Chromosomes, or DNA molecules found in cells carrying genetic material, are “bookended” by telomeres, which will prevent them from “unraveling.” Telomeres are also important in the growth and aging process of cells, but what happens when cancer “hijacks” them, and can this be prevented?

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Scientists have developed specialized proteins that can interfere with cancer’s growth strategy at a molecular level.

“A normal cell grows for just the right amount of time that is required for us to develop and maintain our bodies,” explains associate professor Oliver Rackham, of the University of Western Australia in Crawley.

Certain molecular mechanisms are in place in cells that “tell” them how much to grow and when it’s time to stop growing.

One such mechanism involves telomeres, which are the “caps” at the ends of chromosomes. Chromosomes carry genetic information.

Telomeres are “attached” to the single strands of DNA that are left “hanging” at the endings, or termini, of chromosomes, securing them, as it were.

“[Cells] control their growth with a molecular counting mechanism that tells the cell how old it is. This occurs on the ends of our chromosomes which have little caps on them,” Rackham says.

“Each time the cell divides,” he goes on, “a little bit at the cap of the chromosome disappears. Once the caps shrink to a certain length the cell knows that it has divided too many times and it will then stop growing or die.”

But problems occur when the telomeres don’t shorten incrementally, as they ought to. Throughout a person’s childhood, telomeres are naturally “longer-lived,” as the individual still needs to grow and develop.

However, if, in adulthood, the mechanism that regulates the shortening of telomeres and thus the aging process of cells is disrupted and telomeres do not shorten, the cells keep growing abnormally.

This, research has shown, is what happens in cancer. As Rackham puts it, “[C]ancer cells subvert the counting mechanism that shrinks the ends of our chromosomes so cancer cells keep replicating indefinitely.”

How does cancer “hijack” telomeres? “[B]y producing an enzyme called telomerase which we need when we are babies and growing very fast but which we stop producing when we stop rapidly growing,” explains Rackham.

Approximately 90 percent of all cancer cells contain telomerase, thus disrupting the normal cellular self-regulating mechanism, notes the researcher.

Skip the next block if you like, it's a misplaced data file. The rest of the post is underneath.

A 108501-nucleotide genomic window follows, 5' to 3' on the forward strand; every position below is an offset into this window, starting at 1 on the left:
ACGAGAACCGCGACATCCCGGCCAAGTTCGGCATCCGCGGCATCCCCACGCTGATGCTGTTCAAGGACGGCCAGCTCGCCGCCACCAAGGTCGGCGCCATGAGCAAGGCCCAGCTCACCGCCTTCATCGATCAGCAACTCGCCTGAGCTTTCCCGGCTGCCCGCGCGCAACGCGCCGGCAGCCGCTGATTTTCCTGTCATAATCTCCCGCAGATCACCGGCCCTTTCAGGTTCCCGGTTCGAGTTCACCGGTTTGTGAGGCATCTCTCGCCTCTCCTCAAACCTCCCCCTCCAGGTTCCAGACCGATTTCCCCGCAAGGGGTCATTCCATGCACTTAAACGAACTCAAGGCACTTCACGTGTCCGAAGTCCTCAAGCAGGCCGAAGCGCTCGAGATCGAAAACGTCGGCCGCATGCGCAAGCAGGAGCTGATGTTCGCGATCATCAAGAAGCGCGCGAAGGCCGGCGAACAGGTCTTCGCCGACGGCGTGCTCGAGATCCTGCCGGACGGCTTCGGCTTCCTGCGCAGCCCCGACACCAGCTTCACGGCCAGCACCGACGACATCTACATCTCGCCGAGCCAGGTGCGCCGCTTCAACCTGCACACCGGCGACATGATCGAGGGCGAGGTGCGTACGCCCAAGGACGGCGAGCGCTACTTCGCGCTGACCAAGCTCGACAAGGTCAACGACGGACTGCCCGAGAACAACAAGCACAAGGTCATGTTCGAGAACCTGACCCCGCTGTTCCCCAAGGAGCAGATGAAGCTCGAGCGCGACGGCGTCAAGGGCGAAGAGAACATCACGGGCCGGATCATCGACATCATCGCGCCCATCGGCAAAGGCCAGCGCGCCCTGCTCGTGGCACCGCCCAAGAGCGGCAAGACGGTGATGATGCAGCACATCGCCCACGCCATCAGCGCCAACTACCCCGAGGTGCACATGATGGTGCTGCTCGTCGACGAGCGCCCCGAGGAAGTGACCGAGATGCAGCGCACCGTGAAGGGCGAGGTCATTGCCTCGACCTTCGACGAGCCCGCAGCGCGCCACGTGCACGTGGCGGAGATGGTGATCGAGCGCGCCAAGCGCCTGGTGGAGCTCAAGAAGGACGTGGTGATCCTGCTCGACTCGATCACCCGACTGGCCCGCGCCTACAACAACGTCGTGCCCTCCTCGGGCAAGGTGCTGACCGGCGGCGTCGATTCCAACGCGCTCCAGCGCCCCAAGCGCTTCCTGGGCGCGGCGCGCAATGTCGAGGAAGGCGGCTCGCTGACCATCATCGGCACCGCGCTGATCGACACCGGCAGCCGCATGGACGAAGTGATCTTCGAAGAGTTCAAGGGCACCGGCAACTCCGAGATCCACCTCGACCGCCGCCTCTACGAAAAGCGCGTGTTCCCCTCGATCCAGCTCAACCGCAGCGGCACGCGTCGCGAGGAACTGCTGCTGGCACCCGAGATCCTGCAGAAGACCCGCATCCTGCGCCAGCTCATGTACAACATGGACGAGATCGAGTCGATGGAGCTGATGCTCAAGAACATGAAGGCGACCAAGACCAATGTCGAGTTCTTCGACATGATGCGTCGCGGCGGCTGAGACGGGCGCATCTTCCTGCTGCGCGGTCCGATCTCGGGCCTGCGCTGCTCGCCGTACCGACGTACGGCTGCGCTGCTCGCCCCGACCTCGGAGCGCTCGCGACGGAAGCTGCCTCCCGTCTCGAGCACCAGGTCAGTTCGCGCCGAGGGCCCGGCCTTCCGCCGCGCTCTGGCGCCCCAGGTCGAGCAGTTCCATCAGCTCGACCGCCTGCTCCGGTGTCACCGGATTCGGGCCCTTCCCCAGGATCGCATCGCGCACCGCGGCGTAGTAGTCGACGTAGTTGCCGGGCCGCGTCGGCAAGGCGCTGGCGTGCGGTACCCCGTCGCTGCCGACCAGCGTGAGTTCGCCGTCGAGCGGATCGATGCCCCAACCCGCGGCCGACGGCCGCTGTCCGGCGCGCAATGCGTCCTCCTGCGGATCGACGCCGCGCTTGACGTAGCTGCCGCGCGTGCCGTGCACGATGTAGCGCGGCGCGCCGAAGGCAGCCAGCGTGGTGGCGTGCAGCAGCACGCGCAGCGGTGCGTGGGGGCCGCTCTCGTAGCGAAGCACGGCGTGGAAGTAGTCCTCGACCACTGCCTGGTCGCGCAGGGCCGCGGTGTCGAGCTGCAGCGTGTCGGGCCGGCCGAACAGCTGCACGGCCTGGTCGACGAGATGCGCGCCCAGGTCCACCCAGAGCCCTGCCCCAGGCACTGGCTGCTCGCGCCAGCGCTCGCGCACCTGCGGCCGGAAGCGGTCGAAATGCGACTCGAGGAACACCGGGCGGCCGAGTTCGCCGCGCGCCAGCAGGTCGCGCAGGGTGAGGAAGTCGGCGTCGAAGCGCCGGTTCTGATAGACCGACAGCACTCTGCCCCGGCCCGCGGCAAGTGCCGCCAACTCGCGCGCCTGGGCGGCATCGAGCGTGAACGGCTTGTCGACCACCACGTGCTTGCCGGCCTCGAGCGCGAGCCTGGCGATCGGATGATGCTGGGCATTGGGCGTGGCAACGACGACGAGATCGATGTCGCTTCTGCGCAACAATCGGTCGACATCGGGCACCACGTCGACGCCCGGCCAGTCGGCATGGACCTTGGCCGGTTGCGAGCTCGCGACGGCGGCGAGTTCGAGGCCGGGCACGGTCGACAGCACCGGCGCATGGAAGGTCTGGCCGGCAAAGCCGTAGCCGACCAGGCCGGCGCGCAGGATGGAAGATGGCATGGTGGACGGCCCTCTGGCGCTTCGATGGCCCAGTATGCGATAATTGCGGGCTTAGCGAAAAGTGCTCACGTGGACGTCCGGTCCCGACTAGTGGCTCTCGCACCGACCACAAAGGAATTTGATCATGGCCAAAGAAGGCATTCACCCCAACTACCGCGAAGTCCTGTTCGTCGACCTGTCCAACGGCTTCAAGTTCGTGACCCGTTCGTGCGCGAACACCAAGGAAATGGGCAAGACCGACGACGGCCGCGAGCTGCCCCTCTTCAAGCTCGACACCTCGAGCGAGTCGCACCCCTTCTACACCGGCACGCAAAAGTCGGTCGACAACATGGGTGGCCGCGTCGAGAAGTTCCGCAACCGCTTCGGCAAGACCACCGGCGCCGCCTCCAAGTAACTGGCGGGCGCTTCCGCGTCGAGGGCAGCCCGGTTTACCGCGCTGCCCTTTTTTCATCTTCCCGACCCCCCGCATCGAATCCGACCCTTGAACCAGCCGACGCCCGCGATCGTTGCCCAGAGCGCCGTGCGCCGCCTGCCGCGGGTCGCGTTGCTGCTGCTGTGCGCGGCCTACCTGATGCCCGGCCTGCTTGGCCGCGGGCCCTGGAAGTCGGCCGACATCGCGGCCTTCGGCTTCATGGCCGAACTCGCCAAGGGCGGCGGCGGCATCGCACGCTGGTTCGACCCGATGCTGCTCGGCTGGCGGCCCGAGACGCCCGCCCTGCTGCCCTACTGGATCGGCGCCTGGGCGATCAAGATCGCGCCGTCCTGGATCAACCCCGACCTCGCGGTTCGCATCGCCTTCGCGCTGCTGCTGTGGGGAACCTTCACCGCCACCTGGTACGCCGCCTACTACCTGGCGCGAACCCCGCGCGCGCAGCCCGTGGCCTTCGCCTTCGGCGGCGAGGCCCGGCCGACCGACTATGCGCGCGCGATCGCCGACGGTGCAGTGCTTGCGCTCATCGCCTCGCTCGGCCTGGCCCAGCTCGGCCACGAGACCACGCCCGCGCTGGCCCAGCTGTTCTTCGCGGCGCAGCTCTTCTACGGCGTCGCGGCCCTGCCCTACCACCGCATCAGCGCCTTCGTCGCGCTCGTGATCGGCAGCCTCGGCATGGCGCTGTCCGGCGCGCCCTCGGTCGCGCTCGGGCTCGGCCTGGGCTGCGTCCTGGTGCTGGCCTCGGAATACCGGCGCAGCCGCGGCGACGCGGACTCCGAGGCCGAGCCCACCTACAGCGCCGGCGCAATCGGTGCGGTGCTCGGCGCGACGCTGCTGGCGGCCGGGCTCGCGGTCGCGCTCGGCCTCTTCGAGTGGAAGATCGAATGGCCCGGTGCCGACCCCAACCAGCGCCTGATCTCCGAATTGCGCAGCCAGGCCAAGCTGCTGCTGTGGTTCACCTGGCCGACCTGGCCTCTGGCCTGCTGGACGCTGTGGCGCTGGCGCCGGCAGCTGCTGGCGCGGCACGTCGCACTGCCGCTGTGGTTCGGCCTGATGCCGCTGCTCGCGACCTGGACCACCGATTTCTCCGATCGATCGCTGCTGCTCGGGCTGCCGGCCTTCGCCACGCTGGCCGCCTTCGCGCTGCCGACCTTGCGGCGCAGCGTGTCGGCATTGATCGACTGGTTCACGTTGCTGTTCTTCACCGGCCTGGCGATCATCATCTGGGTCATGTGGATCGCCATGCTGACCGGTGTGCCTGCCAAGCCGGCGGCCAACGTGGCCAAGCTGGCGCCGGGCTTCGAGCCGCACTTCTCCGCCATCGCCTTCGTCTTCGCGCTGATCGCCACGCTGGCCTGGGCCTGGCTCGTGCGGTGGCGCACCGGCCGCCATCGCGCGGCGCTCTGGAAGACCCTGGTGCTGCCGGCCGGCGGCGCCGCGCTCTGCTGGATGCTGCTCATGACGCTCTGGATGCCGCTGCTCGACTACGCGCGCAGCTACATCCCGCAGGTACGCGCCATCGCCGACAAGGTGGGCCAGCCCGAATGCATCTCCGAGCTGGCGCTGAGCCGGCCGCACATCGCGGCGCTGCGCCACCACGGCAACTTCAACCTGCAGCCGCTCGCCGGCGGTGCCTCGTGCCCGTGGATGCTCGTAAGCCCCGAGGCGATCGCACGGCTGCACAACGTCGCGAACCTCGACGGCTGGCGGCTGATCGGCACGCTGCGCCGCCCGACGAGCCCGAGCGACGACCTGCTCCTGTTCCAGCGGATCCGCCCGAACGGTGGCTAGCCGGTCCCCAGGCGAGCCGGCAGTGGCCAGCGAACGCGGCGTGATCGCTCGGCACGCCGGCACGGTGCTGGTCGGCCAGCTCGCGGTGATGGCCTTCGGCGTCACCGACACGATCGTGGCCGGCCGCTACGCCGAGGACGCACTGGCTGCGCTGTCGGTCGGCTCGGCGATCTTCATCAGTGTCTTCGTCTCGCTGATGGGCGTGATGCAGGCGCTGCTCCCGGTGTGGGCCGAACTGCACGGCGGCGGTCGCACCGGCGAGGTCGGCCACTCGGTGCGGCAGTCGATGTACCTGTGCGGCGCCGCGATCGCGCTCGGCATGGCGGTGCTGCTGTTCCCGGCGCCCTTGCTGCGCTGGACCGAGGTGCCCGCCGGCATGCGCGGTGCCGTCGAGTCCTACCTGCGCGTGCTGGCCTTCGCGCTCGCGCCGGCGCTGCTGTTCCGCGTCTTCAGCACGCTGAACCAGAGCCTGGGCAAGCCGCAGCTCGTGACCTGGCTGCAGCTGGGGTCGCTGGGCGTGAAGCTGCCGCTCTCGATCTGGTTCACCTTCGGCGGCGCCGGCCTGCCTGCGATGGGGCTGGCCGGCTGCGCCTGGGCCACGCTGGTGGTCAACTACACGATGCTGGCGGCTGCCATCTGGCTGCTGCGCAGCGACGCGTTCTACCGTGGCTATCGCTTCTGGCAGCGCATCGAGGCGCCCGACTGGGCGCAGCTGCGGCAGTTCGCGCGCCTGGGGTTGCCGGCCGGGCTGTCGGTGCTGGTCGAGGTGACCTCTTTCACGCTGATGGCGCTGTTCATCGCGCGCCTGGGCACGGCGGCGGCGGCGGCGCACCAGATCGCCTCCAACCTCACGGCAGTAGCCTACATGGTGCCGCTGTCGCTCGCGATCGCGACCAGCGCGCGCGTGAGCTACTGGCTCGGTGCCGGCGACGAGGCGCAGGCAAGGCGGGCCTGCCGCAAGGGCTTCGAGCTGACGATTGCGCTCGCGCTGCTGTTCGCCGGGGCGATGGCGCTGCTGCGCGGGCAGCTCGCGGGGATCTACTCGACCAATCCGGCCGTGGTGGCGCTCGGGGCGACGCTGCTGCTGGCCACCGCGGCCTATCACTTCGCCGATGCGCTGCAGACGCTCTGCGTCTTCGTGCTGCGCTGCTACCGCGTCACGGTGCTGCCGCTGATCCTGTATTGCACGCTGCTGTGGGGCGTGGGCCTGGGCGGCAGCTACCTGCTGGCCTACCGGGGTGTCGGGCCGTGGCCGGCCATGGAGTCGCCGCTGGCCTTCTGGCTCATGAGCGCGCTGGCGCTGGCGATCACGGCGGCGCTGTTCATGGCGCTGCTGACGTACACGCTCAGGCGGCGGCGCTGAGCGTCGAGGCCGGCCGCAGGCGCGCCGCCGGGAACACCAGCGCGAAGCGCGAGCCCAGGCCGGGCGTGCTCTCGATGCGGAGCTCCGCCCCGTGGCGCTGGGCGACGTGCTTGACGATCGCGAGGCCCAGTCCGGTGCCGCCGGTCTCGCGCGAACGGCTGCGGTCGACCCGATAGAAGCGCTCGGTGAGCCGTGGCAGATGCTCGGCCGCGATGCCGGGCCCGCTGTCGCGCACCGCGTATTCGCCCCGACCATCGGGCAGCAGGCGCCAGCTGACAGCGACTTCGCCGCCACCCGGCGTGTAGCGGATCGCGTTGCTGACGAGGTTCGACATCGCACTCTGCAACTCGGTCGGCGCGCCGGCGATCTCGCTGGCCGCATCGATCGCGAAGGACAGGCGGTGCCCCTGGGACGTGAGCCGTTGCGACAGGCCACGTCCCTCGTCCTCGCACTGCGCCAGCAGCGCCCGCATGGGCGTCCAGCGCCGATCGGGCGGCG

Rackham and a team of specialists from the University of Western Australia’s Harry Perkins Institute of Medical Research have been working to find an effective way to stop telomerase from facilitating the abnormal growth of cells in cancer.

This enzyme works by “lengthening” the telomeres that at the ends of chromosomes, practically “renewing” their lease of life.

As they reported in an article that is now published in the journal Nature Communications, the University of Western Australia team has developed artificial proteins that wrap around the ends of chromosomes, thus preventing telomerase to “reinforce” the telomeres.

“These proteins,” explains Rackham, “lock down the [single-stranded] DNA [which is secured by telomeres] so telomerase can’t touch it.”

“Our laboratory designed proteins that, for the first time, can actually recognise the single-stranded DNA and bind it. We can basically program these proteins to target them,” he notes.

In doing this, the team managed to disrupt the molecular mechanism that cancer would “hijack” in order to fuel the uncontrolled, and thus harmful, growth of cells.

The researchers have expressed their excitement at their discovery, arguing that the development of proteins able to bind to single-stranded DNA could, in the future, be used in multiple areas of therapeutic interest.

“In this study we have shown that we have the ability to design proteins that recognise specific [single-stranded DNA] sequences of interest, with many potential applications in biology and biotechnology,” the authors conclude.